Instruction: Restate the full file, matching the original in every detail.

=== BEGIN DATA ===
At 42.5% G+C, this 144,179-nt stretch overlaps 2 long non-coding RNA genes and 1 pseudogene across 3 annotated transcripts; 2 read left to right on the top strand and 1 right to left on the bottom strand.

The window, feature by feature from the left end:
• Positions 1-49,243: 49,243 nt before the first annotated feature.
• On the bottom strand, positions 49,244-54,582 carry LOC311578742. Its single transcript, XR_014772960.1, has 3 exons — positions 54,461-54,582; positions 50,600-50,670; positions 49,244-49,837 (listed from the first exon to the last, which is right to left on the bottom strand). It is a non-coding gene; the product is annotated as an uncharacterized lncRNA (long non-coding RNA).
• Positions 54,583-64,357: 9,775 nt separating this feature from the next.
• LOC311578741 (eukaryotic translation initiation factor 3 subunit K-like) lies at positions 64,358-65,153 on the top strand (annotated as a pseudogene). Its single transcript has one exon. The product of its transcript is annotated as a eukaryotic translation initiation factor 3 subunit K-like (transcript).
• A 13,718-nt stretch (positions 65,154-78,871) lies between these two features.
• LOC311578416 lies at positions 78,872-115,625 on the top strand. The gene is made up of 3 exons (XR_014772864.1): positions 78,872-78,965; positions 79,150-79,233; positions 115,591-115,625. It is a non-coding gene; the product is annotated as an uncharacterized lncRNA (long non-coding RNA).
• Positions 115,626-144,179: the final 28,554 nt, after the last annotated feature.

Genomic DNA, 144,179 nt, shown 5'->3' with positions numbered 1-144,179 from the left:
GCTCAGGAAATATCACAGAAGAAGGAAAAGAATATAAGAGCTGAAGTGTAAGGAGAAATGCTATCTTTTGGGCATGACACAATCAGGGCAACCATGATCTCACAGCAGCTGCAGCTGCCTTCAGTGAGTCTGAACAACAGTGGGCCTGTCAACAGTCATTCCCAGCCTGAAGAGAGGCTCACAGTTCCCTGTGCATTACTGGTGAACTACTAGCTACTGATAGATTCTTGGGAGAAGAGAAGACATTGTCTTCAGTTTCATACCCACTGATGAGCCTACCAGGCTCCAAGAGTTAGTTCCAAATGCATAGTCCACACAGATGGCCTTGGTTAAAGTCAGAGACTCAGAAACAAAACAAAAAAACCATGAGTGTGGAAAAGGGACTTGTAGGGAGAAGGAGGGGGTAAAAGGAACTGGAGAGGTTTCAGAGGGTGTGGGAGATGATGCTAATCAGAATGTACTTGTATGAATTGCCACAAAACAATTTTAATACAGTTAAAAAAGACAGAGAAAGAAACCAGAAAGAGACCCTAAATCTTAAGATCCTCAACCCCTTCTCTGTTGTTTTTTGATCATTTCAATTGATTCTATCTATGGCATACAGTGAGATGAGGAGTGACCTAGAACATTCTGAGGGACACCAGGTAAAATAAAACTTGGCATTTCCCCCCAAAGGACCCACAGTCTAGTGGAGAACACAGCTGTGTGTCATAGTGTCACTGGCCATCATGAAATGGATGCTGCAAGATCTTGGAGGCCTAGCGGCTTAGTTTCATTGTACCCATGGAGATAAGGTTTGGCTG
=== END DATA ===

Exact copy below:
At 42.5% G+C, this 144,179-nt stretch overlaps 2 long non-coding RNA genes and 1 pseudogene across 3 annotated transcripts; 2 read left to right on the top strand and 1 right to left on the bottom strand.

The window, feature by feature from the left end:
• Positions 1-49,243: 49,243 nt before the first annotated feature.
• On the bottom strand, positions 49,244-54,582 carry LOC311578742. Its single transcript, XR_014772960.1, has 3 exons — positions 54,461-54,582; positions 50,600-50,670; positions 49,244-49,837 (listed from the first exon to the last, which is right to left on the bottom strand). It is a non-coding gene; the product is annotated as an uncharacterized lncRNA (long non-coding RNA).
• Positions 54,583-64,357: 9,775 nt separating this feature from the next.
• LOC311578741 (eukaryotic translation initiation factor 3 subunit K-like) lies at positions 64,358-65,153 on the top strand (annotated as a pseudogene). Its single transcript has one exon. The product of its transcript is annotated as a eukaryotic translation initiation factor 3 subunit K-like (transcript).
• A 13,718-nt stretch (positions 65,154-78,871) lies between these two features.
• LOC311578416 lies at positions 78,872-115,625 on the top strand. The gene is made up of 3 exons (XR_014772864.1): positions 78,872-78,965; positions 79,150-79,233; positions 115,591-115,625. It is a non-coding gene; the product is annotated as an uncharacterized lncRNA (long non-coding RNA).
• Positions 115,626-144,179: the final 28,554 nt, after the last annotated feature.

Genomic DNA, 144,179 nt, shown 5'->3' with positions numbered 1-144,179 from the left:
GCTCAGGAAATATCACAGAAGAAGGAAAAGAATATAAGAGCTGAAGTGTAAGGAGAAATGCTATCTTTTGGGCATGACACAATCAGGGCAACCATGATCTCACAGCAGCTGCAGCTGCCTTCAGTGAGTCTGAACAACAGTGGGCCTGTCAACAGTCATTCCCAGCCTGAAGAGAGGCTCACAGTTCCCTGTGCATTACTGGTGAACTACTAGCTACTGATAGATTCTTGGGAGAAGAGAAGACATTGTCTTCAGTTTCATACCCACTGATGAGCCTACCAGGCTCCAAGAGTTAGTTCCAAATGCATAGTCCACACAGATGGCCTTGGTTAAAGTCAGAGACTCAGAAACAAAACAAAAAAACCATGAGTGTGGAAAAGGGACTTGTAGGGAGAAGGAGGGGGTAAAAGGAACTGGAGAGGTTTCAGAGGGTGTGGGAGATGATGCTAATCAGAATGTACTTGTATGAATTGCCACAAAACAATTTTAATACAGTTAAAAAAGACAGAGAAAGAAACCAGAAAGAGACCCTAAATCTTAAGATCCTCAACCCCTTCTCTGTTGTTTTTTGATCATTTCAATTGATTCTATCTATGGCATACAGTGAGATGAGGAGTGACCTAGAACATTCTGAGGGACACCAGGTAAAATAAAACTTGGCATTTCCCCCCAAAGGACCCACAGTCTAGTGGAGAACACAGCTGTGTGTCATAGTGTCACTGGCCATCATGAAATGGATGCTGCAAGATCTTGGAGGCCTAGCGGCTTAGTTTCATTGTACCCATGGAGATAAGGTTTGGCTG